Acupuncture can help you understand your body and mind better. "It can help you see yourself in a whole new light," Chopra says. Acupuncture is so much more than just being stuck with tiny needles.  Imagine having someone sit with you with for one full hour (or more) and listen to you express your concerns about your health and your life as a whole. Imagine that person asking key questions that no medical doctor or psychotherapist may have asked you (because it's not in their training and/or paradigm to ask). Questions that will help you better understand why you are the way you are, why your body may be acting the way it's been acting. And, in addition to being treated with acupuncture to help regulate your system, also offering suggestions for your diet and lifestyle that may help you make the changes you want to see in your life. 

The next time you have trouble sleeping, difficulty concentrating, have paid the doctor a visit only to receive a 'clean bill of health' but know that something else is lurking underneath the surface, consider acupuncture. Your acupuncturist may be able to detect more subtle imbalances that could be leading to those distressing symptoms. 

Furthermore, acupuncturists are trained to treat not only the “symptoms” but the “root causes,” which means making changes on deep fundamental levels of your being. If you have ever had the thought, "I've always been like this" or "I'm just an anxious kind of person," an acupuncturist can not only help you understand how these constitutional tendencies or learned habits are thought of in Chinese medicine, she or he can also help you to see how unblocking certain channels or nourishing others may help to free you from those ways of being.

Signing Off Glad I Tried Acupuncture,
 Renee


Let Your Energy QI Flow

Posted: December 17, 2014
By: Dr. Sandra Blackwell DTCM RAc

 

To add another healing modality to Traditional Chinese Medicine and acupuncture, Dr.  Blackwell is now offering Reflexology. She has been a Certified Reflexologist since 2001.

 

The ancient Chinese practice of reflexology, over 3000 years old, is a manual therapy focusing on the feet.  In Chinese medicine, reflexology works on a similar principle to acupuncture where the body is divided into 12 pairs of meridians.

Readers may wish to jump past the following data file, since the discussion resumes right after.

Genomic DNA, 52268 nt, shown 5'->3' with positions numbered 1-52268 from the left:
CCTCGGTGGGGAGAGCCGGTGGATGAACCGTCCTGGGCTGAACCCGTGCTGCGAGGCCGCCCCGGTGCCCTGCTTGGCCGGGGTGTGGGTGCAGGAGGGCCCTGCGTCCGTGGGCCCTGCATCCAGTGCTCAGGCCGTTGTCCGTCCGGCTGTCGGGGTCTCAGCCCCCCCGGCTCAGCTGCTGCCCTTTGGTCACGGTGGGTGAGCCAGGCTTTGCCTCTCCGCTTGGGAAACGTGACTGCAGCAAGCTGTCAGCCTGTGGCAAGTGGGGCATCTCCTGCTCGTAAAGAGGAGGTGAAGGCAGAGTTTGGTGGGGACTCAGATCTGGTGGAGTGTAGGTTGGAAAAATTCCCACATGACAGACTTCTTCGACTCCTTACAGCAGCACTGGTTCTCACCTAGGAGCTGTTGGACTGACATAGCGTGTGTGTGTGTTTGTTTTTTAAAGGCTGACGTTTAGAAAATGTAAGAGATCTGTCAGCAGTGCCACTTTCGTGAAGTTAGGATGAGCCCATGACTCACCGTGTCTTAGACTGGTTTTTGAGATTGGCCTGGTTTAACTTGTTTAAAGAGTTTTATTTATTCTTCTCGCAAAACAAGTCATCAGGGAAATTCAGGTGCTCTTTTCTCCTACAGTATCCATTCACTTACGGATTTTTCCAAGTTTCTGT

Chinese practitioners believe that when these energy channels become blocked a person feels unwell.  Both reflexology and acupuncture aim to dissolve any blockages causing ill-health by encouraging the free flow of vital energy(Qi) through the body.

 

While acupuncture focuses on points along the Meridians, situated all over the body, and stimulates them with needles, reflexology focuses on the Meridians in the feet and is useful for people with needle phobias.

 

Reflexology is a gentle, noninvasive, totally holistic therapy based on the principle that there are reflexes in the feet, hands and ears that correspond to every organ, gland and part of the body. It is a whole body treatment - not just a foot massage.

In a reflexology treatment, pressure is exerted by the thumbs and fingers, combining this with massage, relaxation and joint mobilisation techniques. The result is homeostasis (internal balance) in the body.  Reflexology can aid in stress reduction, improve circulation, stimulate nerve function, strengthen your immunity, improve your energy and leave you with a great sense of well being.

 

People who have not yet experienced the healing benefits and immense pleasure of reflexology find it hard to believe that something so enjoyable can be so good for you! However, the therapy is not suitable for everyone and shouldn't be used by people who suffer from warts or athlete's foot, osteoporosis, a recently broken or fractured bone in your ankle or foot, or broken skin.

 

Coming to Calgary Spine and Sport in spring 2015... Reiki Energy Healing!

 

MERRY CHRISTMAS AND A VERY HAPPY NEW YEAR FROM ALL OF US AT CALGARY SPINE AND SPORT